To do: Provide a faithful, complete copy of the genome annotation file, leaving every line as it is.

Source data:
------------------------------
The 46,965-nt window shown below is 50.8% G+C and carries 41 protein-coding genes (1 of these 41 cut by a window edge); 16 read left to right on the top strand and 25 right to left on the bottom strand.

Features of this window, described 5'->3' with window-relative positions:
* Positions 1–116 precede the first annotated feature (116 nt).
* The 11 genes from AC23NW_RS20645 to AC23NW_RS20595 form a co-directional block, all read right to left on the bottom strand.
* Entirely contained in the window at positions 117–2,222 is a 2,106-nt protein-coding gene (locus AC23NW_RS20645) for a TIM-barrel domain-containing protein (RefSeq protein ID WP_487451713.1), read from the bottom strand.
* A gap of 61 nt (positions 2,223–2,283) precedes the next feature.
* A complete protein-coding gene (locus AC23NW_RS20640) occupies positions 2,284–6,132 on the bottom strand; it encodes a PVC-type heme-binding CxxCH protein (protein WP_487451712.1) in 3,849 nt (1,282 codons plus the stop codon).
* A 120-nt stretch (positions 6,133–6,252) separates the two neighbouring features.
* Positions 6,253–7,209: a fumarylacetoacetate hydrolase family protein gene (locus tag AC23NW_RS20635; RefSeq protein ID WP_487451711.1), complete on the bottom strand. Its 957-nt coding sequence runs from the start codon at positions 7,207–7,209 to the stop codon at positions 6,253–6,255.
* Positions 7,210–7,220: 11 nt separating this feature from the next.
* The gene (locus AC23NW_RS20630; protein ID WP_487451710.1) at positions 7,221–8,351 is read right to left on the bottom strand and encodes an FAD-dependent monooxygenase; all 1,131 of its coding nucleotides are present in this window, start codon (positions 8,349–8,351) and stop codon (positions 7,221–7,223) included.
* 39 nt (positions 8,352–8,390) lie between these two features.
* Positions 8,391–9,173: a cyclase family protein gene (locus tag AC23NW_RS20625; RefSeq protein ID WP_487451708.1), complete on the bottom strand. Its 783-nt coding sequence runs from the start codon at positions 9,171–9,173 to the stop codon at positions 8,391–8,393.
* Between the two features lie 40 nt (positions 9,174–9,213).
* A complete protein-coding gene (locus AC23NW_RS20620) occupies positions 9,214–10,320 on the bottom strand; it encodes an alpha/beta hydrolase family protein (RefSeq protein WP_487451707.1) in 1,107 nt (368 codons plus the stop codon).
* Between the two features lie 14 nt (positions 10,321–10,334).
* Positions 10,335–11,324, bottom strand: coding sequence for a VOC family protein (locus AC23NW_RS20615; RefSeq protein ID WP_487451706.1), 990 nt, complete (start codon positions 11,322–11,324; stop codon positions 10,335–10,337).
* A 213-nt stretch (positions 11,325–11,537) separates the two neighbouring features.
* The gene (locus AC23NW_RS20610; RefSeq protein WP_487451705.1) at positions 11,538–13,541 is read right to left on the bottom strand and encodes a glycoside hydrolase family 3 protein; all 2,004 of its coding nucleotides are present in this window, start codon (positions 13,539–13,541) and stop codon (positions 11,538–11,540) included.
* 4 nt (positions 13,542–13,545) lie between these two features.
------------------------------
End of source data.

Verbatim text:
The 46,965-nt window shown below is 50.8% G+C and carries 41 protein-coding genes (1 of these 41 cut by a window edge); 16 read left to right on the top strand and 25 right to left on the bottom strand.

Features of this window, described 5'->3' with window-relative positions:
* Positions 1–116 precede the first annotated feature (116 nt).
* The 11 genes from AC23NW_RS20645 to AC23NW_RS20595 form a co-directional block, all read right to left on the bottom strand.
* Entirely contained in the window at positions 117–2,222 is a 2,106-nt protein-coding gene (locus AC23NW_RS20645) for a TIM-barrel domain-containing protein (RefSeq protein ID WP_487451713.1), read from the bottom strand.
* A gap of 61 nt (positions 2,223–2,283) precedes the next feature.
* A complete protein-coding gene (locus AC23NW_RS20640) occupies positions 2,284–6,132 on the bottom strand; it encodes a PVC-type heme-binding CxxCH protein (protein WP_487451712.1) in 3,849 nt (1,282 codons plus the stop codon).
* A 120-nt stretch (positions 6,133–6,252) separates the two neighbouring features.
* Positions 6,253–7,209: a fumarylacetoacetate hydrolase family protein gene (locus tag AC23NW_RS20635; RefSeq protein ID WP_487451711.1), complete on the bottom strand. Its 957-nt coding sequence runs from the start codon at positions 7,207–7,209 to the stop codon at positions 6,253–6,255.
* Positions 7,210–7,220: 11 nt separating this feature from the next.
* The gene (locus AC23NW_RS20630; protein ID WP_487451710.1) at positions 7,221–8,351 is read right to left on the bottom strand and encodes an FAD-dependent monooxygenase; all 1,131 of its coding nucleotides are present in this window, start codon (positions 8,349–8,351) and stop codon (positions 7,221–7,223) included.
* 39 nt (positions 8,352–8,390) lie between these two features.
* Positions 8,391–9,173: a cyclase family protein gene (locus tag AC23NW_RS20625; RefSeq protein ID WP_487451708.1), complete on the bottom strand. Its 783-nt coding sequence runs from the start codon at positions 9,171–9,173 to the stop codon at positions 8,391–8,393.
* Between the two features lie 40 nt (positions 9,174–9,213).
* A complete protein-coding gene (locus AC23NW_RS20620) occupies positions 9,214–10,320 on the bottom strand; it encodes an alpha/beta hydrolase family protein (RefSeq protein WP_487451707.1) in 1,107 nt (368 codons plus the stop codon).
* Between the two features lie 14 nt (positions 10,321–10,334).
* Positions 10,335–11,324, bottom strand: coding sequence for a VOC family protein (locus AC23NW_RS20615; RefSeq protein ID WP_487451706.1), 990 nt, complete (start codon positions 11,322–11,324; stop codon positions 10,335–10,337).
* A 213-nt stretch (positions 11,325–11,537) separates the two neighbouring features.
* The gene (locus AC23NW_RS20610; RefSeq protein WP_487451705.1) at positions 11,538–13,541 is read right to left on the bottom strand and encodes a glycoside hydrolase family 3 protein; all 2,004 of its coding nucleotides are present in this window, start codon (positions 13,539–13,541) and stop codon (positions 11,538–11,540) included.
* 4 nt (positions 13,542–13,545) lie between these two features.